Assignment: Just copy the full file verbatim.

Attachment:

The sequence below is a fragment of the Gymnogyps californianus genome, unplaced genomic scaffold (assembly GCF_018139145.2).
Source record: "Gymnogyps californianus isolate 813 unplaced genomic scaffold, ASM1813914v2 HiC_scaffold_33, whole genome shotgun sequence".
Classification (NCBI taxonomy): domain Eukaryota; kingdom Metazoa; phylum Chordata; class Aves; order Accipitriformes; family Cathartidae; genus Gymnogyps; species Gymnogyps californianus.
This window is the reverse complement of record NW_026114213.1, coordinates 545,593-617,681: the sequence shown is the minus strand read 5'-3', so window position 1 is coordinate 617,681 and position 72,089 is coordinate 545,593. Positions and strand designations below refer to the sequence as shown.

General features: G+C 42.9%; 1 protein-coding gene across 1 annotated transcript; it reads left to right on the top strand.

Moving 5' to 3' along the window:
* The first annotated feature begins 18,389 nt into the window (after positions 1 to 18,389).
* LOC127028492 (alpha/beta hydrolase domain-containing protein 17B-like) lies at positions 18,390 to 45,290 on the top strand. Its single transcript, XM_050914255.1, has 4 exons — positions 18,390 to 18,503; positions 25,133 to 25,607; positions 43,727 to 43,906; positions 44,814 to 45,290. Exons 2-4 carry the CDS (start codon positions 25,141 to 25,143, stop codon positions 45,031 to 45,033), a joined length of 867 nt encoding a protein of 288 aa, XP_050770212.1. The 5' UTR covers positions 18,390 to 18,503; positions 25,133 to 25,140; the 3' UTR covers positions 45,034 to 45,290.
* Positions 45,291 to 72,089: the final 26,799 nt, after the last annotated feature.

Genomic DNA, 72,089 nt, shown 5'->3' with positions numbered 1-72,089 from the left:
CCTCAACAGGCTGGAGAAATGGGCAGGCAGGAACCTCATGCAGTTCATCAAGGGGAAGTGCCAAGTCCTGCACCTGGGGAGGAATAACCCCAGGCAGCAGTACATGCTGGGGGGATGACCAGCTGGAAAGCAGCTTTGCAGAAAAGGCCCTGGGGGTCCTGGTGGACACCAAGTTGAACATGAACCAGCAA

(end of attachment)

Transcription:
The sequence below is a fragment of the Gymnogyps californianus genome, unplaced genomic scaffold (assembly GCF_018139145.2).
Source record: "Gymnogyps californianus isolate 813 unplaced genomic scaffold, ASM1813914v2 HiC_scaffold_33, whole genome shotgun sequence".
Classification (NCBI taxonomy): domain Eukaryota; kingdom Metazoa; phylum Chordata; class Aves; order Accipitriformes; family Cathartidae; genus Gymnogyps; species Gymnogyps californianus.
This window is the reverse complement of record NW_026114213.1, coordinates 545,593-617,681: the sequence shown is the minus strand read 5'-3', so window position 1 is coordinate 617,681 and position 72,089 is coordinate 545,593. Positions and strand designations below refer to the sequence as shown.

General features: G+C 42.9%; 1 protein-coding gene across 1 annotated transcript; it reads left to right on the top strand.

Moving 5' to 3' along the window:
* The first annotated feature begins 18,389 nt into the window (after positions 1 to 18,389).
* LOC127028492 (alpha/beta hydrolase domain-containing protein 17B-like) lies at positions 18,390 to 45,290 on the top strand. Its single transcript, XM_050914255.1, has 4 exons — positions 18,390 to 18,503; positions 25,133 to 25,607; positions 43,727 to 43,906; positions 44,814 to 45,290. Exons 2-4 carry the CDS (start codon positions 25,141 to 25,143, stop codon positions 45,031 to 45,033), a joined length of 867 nt encoding a protein of 288 aa, XP_050770212.1. The 5' UTR covers positions 18,390 to 18,503; positions 25,133 to 25,140; the 3' UTR covers positions 45,034 to 45,290.
* Positions 45,291 to 72,089: the final 26,799 nt, after the last annotated feature.

Genomic DNA, 72,089 nt, shown 5'->3' with positions numbered 1-72,089 from the left:
CCTCAACAGGCTGGAGAAATGGGCAGGCAGGAACCTCATGCAGTTCATCAAGGGGAAGTGCCAAGTCCTGCACCTGGGGAGGAATAACCCCAGGCAGCAGTACATGCTGGGGGGATGACCAGCTGGAAAGCAGCTTTGCAGAAAAGGCCCTGGGGGTCCTGGTGGACACCAAGTTGAACATGAACCAGCAA